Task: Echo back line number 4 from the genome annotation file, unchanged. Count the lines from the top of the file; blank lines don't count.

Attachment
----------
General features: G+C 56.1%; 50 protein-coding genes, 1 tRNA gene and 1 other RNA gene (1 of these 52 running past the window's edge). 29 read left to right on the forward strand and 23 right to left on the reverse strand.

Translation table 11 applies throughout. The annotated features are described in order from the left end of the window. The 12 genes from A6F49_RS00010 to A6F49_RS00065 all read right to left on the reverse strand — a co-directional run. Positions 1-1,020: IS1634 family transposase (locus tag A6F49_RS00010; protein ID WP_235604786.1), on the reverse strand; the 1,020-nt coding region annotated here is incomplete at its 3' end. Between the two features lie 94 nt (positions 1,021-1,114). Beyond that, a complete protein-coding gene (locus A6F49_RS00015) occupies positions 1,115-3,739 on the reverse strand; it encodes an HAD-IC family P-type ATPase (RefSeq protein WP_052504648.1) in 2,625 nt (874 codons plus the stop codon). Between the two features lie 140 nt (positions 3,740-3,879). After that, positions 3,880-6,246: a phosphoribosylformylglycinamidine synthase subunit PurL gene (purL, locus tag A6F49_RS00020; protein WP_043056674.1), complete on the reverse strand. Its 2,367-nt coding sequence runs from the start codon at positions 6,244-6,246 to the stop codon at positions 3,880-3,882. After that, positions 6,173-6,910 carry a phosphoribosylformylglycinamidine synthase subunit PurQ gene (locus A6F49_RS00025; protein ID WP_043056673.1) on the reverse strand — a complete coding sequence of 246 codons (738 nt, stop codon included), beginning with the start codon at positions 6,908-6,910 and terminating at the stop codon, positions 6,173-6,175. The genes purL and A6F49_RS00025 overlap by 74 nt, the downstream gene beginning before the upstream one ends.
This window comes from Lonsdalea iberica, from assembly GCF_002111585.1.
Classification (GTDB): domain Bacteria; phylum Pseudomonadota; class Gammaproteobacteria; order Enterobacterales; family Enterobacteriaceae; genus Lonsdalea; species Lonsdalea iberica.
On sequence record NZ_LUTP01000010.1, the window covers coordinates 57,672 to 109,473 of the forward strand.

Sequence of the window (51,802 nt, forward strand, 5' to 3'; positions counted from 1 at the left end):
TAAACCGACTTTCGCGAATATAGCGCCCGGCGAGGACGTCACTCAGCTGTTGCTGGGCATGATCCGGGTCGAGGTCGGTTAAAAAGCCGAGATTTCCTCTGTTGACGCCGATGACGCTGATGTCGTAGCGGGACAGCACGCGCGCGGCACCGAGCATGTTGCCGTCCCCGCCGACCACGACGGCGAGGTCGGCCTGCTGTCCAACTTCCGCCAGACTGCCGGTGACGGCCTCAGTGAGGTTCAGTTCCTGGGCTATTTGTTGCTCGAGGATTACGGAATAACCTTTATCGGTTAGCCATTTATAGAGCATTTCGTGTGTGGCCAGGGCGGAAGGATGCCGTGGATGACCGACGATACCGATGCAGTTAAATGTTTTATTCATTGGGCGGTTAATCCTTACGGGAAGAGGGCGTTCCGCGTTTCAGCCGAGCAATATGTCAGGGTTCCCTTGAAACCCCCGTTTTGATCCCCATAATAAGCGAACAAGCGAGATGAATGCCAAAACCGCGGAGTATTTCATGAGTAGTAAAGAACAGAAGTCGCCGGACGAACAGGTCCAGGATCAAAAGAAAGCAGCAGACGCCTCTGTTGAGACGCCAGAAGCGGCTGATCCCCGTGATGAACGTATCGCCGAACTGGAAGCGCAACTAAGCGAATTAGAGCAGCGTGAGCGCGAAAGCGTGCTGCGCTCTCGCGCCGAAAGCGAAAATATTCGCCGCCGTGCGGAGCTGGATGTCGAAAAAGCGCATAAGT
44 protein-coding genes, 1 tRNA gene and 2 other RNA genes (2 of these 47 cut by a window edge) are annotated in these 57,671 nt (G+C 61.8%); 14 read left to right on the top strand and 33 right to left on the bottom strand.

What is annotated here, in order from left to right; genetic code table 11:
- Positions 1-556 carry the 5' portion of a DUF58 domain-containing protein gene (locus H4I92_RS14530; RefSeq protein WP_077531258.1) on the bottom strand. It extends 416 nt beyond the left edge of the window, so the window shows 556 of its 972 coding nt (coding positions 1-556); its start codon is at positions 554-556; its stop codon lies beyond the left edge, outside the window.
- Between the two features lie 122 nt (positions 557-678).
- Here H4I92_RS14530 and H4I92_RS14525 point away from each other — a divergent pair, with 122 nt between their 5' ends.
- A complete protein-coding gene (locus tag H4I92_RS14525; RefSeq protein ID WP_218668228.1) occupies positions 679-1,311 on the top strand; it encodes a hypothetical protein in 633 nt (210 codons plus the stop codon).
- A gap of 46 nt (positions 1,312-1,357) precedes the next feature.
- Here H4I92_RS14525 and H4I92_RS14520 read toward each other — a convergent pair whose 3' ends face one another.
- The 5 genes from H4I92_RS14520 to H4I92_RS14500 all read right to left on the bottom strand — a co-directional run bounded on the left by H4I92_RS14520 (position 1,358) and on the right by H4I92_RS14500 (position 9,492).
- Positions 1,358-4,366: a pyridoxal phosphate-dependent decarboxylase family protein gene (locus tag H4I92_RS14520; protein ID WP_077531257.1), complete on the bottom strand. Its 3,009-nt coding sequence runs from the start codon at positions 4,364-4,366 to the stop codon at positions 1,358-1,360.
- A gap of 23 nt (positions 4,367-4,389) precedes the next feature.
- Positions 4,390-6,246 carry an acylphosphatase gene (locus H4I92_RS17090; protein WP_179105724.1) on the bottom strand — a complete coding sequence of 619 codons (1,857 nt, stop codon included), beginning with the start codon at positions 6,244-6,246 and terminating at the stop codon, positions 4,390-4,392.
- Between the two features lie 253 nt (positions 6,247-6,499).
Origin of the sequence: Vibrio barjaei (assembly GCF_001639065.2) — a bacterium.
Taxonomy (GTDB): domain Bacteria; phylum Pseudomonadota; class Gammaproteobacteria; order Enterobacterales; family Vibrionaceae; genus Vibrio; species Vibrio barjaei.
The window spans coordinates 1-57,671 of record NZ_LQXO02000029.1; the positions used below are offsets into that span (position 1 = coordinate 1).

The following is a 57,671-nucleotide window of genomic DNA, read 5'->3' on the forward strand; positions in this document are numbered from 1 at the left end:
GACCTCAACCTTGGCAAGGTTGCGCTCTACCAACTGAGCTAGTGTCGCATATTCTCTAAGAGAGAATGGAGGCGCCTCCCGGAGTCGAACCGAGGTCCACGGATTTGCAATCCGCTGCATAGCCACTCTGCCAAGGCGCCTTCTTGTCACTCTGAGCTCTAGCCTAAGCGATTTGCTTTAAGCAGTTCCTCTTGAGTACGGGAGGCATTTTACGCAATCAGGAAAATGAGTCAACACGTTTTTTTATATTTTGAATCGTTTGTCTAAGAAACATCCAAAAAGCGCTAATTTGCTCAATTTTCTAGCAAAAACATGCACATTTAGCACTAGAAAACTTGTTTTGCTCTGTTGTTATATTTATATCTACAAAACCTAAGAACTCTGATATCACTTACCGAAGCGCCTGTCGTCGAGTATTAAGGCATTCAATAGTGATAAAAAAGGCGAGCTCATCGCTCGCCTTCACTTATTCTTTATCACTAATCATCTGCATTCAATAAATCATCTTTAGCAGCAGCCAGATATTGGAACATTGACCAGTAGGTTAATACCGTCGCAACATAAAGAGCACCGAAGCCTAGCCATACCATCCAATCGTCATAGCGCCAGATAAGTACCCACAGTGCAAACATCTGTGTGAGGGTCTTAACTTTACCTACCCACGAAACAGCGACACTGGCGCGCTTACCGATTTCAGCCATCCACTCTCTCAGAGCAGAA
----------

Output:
Classification (GTDB): domain Bacteria; phylum Pseudomonadota; class Gammaproteobacteria; order Enterobacterales; family Enterobacteriaceae; genus Lonsdalea; species Lonsdalea iberica.